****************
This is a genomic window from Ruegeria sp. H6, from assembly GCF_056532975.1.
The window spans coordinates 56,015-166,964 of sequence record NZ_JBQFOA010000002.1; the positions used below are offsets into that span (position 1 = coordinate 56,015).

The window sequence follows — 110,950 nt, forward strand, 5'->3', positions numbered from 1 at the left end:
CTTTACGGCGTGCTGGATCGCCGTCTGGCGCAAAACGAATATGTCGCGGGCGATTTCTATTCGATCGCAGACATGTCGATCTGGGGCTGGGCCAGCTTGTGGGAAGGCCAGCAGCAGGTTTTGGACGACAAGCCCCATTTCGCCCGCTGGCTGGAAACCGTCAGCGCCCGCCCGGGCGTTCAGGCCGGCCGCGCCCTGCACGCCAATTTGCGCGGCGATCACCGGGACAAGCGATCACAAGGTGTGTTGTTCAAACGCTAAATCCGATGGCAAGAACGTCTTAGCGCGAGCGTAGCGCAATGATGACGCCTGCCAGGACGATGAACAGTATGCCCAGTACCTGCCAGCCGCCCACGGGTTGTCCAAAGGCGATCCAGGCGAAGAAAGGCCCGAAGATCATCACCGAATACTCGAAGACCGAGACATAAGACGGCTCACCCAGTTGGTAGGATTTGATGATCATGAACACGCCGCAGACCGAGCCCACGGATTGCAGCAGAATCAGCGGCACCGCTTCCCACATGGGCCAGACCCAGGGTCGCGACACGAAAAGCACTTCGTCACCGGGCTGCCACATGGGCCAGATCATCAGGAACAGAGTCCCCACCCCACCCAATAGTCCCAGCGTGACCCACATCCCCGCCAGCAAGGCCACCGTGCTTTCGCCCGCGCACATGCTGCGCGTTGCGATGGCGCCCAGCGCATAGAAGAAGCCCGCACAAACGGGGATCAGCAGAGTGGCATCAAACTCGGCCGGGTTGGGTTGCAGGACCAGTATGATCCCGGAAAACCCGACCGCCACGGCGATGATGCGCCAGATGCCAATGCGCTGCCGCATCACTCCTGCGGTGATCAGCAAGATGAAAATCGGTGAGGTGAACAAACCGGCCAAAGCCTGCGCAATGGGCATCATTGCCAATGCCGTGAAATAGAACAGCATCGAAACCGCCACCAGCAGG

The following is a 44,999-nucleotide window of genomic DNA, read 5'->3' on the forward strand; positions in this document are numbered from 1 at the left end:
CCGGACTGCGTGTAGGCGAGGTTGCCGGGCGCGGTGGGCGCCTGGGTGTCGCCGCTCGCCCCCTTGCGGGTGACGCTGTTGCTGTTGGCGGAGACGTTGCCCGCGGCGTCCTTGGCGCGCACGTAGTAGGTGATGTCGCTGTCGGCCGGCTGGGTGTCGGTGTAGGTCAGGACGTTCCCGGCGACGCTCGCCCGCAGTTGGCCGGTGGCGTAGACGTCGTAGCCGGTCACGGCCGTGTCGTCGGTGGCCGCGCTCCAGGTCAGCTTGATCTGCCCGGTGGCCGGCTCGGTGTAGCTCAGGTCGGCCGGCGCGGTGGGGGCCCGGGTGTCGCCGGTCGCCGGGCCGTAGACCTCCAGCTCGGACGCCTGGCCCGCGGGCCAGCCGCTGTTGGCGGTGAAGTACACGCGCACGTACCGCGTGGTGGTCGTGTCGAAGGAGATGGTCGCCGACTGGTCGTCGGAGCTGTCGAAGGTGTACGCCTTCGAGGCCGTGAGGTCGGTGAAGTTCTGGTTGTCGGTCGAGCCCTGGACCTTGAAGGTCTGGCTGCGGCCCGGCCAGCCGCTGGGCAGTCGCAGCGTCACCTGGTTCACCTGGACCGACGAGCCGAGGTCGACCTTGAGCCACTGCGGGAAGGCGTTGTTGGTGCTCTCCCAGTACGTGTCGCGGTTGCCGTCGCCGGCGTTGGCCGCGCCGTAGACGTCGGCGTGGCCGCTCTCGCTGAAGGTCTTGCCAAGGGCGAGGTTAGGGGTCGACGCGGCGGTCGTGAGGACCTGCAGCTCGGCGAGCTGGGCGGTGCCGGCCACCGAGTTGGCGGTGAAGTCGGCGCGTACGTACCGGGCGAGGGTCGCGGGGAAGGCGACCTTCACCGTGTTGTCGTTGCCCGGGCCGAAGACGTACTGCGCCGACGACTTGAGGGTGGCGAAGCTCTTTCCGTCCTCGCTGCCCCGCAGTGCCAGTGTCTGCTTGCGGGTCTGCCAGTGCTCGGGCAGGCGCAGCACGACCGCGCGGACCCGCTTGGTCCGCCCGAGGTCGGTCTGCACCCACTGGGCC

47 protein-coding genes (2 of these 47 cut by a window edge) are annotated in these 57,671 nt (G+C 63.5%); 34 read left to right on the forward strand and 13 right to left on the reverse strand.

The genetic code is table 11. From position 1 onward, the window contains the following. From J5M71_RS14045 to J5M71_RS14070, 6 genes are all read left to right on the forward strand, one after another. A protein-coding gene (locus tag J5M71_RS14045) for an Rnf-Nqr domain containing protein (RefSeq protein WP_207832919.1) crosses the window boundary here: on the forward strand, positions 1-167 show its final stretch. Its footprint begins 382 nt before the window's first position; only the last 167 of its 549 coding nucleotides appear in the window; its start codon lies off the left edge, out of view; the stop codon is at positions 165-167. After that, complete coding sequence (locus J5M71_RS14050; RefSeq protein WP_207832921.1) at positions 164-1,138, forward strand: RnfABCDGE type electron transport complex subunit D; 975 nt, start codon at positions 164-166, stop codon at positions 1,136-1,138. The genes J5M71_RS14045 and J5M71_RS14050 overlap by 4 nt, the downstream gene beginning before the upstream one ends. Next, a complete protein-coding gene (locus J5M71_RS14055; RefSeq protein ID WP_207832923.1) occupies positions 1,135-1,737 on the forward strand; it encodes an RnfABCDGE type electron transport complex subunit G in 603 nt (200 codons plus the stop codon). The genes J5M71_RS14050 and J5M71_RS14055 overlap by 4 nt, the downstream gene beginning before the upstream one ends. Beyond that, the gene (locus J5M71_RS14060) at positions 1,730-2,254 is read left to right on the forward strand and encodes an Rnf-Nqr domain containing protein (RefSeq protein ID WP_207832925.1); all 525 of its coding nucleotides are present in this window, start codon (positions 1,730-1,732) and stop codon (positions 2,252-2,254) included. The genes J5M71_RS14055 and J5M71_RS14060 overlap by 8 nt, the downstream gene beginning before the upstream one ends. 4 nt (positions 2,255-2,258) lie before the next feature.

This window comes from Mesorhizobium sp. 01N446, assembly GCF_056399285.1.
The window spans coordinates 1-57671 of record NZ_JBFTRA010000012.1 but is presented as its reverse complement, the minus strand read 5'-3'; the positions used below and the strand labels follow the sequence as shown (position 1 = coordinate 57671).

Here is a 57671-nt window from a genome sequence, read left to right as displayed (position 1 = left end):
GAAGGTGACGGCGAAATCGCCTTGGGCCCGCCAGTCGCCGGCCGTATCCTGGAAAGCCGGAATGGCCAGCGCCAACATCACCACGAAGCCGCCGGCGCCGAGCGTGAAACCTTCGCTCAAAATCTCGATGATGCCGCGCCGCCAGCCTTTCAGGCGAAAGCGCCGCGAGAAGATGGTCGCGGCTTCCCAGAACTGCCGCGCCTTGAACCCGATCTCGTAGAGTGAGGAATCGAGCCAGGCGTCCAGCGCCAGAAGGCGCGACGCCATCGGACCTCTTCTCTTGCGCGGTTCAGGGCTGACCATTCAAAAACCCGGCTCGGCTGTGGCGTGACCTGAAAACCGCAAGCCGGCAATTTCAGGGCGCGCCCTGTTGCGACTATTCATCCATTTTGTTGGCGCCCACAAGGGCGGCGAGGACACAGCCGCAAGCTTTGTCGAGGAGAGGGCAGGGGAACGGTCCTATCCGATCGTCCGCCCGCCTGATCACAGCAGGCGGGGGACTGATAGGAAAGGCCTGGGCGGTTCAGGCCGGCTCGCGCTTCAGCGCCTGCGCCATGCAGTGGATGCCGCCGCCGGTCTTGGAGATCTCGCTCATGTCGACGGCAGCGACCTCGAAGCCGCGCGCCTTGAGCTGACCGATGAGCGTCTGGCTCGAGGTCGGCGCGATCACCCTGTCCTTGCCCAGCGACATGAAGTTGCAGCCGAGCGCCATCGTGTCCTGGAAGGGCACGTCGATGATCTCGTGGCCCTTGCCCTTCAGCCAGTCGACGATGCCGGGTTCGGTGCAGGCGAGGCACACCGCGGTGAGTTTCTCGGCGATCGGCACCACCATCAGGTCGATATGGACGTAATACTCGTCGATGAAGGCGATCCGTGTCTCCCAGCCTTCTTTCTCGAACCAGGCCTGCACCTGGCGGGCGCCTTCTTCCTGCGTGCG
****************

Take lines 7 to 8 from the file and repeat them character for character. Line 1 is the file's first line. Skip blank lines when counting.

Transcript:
47 protein-coding genes (2 of these 47 cut by a window edge) are annotated in these 57,671 nt (G+C 63.5%); 34 read left to right on the forward strand and 13 right to left on the reverse strand.

The genetic code is table 11. From position 1 onward, the window contains the following. From J5M71_RS14045 to J5M71_RS14070, 6 genes are all read left to right on the forward strand, one after another. A protein-coding gene (locus tag J5M71_RS14045) for an Rnf-Nqr domain containing protein (RefSeq protein WP_207832919.1) crosses the window boundary here: on the forward strand, positions 1-167 show its final stretch. Its footprint begins 382 nt before the window's first position; only the last 167 of its 549 coding nucleotides appear in the window; its start codon lies off the left edge, out of view; the stop codon is at positions 165-167. After that, complete coding sequence (locus J5M71_RS14050; RefSeq protein WP_207832921.1) at positions 164-1,138, forward strand: RnfABCDGE type electron transport complex subunit D; 975 nt, start codon at positions 164-166, stop codon at positions 1,136-1,138. The genes J5M71_RS14045 and J5M71_RS14050 overlap by 4 nt, the downstream gene beginning before the upstream one ends. Next, a complete protein-coding gene (locus J5M71_RS14055; RefSeq protein ID WP_207832923.1) occupies positions 1,135-1,737 on the forward strand; it encodes an RnfABCDGE type electron transport complex subunit G in 603 nt (200 codons plus the stop codon). The genes J5M71_RS14050 and J5M71_RS14055 overlap by 4 nt, the downstream gene beginning before the upstream one ends. Beyond that, the gene (locus J5M71_RS14060) at positions 1,730-2,254 is read left to right on the forward strand and encodes an Rnf-Nqr domain containing protein (RefSeq protein ID WP_207832925.1); all 525 of its coding nucleotides are present in this window, start codon (positions 1,730-1,732) and stop codon (positions 2,252-2,254) included. The genes J5M71_RS14055 and J5M71_RS14060 overlap by 8 nt, the downstream gene beginning before the upstream one ends. 4 nt (positions 2,255-2,258) lie before the next feature.